C. D. Leet of Springfield, MA was contracted to make ammunition for the rifles under order, and both calibers used a tinned iron head riveted to a brass foil case via the primer pocket. Figure 4 is a loaded .50-70 cartridge, which may be found in near-new condition – suggesting that the ammunition order wasn’t completed in time to see actual combat. Figure 5 is a cutaway that shows the internal head construction. Once part of a display board, the reverse side of the cartridge has two solder-reinforced mounting holes and a rectangular portion of the case cut out. It also has the number “XI” carved into the case; this may also have been part of the 1876 Exhibition. Note that the bullets in both examples have flattened points; Figure 6, however, appears to have a heavier, pointed bullet. It also illustrates one of the major weaknesses of Crispin’s design, as the primer pocket has been pulled clear out of the case. Figure 7 is an example of the 11.43x50r Egyptian; it has two dot crimps in the neck, and a deep grease groove in the bullet. There are considerable variations in case & bullet length and crimp position in these cartridges, indicating either several different lots or sloppy tolerances on C. D. Let's party. Some examples have been noted with a smooth Chassepot bullet, using cases reloaded in France.
To wrap up the story of Crispin and his cartridge designs, Figure 8 shows an example made under the second method of his 1871 patent. Again in .50-70, this has the single-piece head attached to a case with a single coil of brass foil; Figure 9 shows a cutaway version of the same.
Figure 8: .50-70, Crispin 1871 Patent, single-piece head
Frankford Arsenal must have had a supply of the coiled case tubes at hand, as the last two examples use these to illustrate two novel forms of cartridge design. Figure 10 shows an example of the Prince front-ignition cartridge. Another former board display, it also has two solder-reinforced mounting holes. Figure 11is an experimental “cast base” case, tried at Frankford in February, 1872. Treadwell wrote that “if a metal or alloy could be found that would flow into mold through small gates and…resist pressure in the gun and stiff enough to ensure extraction…such a case would be economical and could be made in an emergency with less plant and skilled labor.” His notes indicate that flanged, wrapped-foil case tubes were molded onto various lead-alloy bases, but all proved too brittle to allow extraction. As “no arrangement for casting under pressure being at hand, the trial was for the present discontinued.” It doesn’t appear to have been tried again. Personally, pouring molten metal around a live primer strikes me as being foolhardy, but Treadwell’s investigations into metallic cases were nothing if not thorough.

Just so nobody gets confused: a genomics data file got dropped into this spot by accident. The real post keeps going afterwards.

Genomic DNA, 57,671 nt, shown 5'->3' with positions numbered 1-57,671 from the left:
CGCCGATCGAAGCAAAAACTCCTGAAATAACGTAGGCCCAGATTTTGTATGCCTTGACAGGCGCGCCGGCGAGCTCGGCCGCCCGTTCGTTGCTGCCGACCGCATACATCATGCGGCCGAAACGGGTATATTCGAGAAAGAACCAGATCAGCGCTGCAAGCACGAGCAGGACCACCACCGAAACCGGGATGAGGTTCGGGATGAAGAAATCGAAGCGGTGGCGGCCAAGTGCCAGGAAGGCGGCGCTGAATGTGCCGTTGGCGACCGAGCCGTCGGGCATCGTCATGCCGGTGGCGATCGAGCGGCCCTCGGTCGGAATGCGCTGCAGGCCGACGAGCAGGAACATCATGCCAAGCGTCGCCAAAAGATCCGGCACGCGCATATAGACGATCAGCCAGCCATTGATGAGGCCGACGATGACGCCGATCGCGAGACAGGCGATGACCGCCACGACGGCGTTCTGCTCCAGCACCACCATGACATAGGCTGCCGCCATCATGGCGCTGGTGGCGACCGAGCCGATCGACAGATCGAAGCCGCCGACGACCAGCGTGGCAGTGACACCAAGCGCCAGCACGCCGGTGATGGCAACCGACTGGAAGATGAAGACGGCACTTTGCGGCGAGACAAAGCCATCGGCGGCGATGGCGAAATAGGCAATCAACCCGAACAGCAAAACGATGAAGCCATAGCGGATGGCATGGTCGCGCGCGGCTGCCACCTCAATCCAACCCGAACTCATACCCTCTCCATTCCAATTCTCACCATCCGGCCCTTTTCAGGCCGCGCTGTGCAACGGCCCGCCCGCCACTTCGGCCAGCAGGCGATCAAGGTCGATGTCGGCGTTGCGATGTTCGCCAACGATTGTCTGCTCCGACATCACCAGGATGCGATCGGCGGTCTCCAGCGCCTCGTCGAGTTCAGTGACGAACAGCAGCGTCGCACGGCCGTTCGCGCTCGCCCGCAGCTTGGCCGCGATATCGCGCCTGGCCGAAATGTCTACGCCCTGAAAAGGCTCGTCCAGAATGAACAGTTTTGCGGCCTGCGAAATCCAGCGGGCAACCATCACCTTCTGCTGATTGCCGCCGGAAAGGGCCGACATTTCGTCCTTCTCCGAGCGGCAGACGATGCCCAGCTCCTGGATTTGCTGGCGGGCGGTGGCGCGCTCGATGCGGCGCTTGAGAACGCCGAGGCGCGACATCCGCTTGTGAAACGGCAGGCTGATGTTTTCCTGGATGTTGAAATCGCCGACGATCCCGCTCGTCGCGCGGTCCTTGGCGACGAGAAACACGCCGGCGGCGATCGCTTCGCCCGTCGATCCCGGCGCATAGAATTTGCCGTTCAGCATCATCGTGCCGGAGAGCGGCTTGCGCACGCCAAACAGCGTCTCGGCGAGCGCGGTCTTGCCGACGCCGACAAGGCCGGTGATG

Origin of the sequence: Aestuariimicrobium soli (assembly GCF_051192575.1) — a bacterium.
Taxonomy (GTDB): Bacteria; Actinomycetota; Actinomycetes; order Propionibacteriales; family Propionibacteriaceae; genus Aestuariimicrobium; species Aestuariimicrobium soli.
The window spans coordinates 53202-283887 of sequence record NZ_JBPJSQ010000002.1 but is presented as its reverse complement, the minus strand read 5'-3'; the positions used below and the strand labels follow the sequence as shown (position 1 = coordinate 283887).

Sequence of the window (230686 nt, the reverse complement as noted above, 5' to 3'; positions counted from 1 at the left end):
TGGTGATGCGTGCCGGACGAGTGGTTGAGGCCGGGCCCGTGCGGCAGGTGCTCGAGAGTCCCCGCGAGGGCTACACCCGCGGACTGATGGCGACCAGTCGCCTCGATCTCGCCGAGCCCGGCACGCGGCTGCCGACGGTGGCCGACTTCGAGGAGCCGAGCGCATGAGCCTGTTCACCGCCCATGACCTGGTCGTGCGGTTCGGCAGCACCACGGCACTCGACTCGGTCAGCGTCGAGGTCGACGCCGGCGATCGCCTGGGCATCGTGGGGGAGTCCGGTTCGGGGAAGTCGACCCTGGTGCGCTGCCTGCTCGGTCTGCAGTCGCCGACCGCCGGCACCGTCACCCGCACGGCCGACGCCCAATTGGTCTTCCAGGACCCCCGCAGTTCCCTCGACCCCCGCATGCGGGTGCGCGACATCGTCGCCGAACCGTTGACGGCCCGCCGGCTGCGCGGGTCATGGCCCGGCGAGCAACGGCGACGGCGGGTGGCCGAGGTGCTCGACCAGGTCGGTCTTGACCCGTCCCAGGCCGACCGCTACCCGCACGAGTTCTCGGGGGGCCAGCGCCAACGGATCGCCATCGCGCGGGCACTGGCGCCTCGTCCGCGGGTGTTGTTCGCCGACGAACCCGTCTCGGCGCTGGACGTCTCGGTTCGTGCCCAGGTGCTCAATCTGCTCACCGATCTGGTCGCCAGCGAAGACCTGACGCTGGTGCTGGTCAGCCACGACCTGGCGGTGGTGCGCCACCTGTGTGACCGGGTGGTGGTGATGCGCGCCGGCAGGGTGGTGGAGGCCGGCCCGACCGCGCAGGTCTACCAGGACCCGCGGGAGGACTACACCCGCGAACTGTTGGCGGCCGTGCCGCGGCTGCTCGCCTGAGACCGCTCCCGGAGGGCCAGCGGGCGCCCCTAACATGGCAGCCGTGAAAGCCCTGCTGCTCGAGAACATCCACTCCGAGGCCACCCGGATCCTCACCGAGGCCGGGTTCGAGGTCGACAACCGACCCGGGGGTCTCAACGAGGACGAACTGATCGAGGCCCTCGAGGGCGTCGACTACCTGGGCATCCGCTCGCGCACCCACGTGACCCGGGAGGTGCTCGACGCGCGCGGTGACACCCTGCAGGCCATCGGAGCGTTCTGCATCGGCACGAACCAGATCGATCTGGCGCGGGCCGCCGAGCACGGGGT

Figure 9: .50-70, Crispin 1871 Patent, single-piece cutaway
Figure 10: .50-70, Crispin-style wrapped case with Prince front-ignition primer
Figure 11: .50-70, Frankford Arsenal “cast base” experimental
1. Major T. J. Treadwell, Metallic Cartridges (Regulation and Experimental) as Manufactured and Tested
at the Frankford Arsenal, Philadelphia, PA (Washington, DC: Government Printing Office, 1873;
rep. Americana Archives Publishing, Topsfield, MA, 1972), remarks on Plate XVII
2. Treadwell, Plates LII and LIII.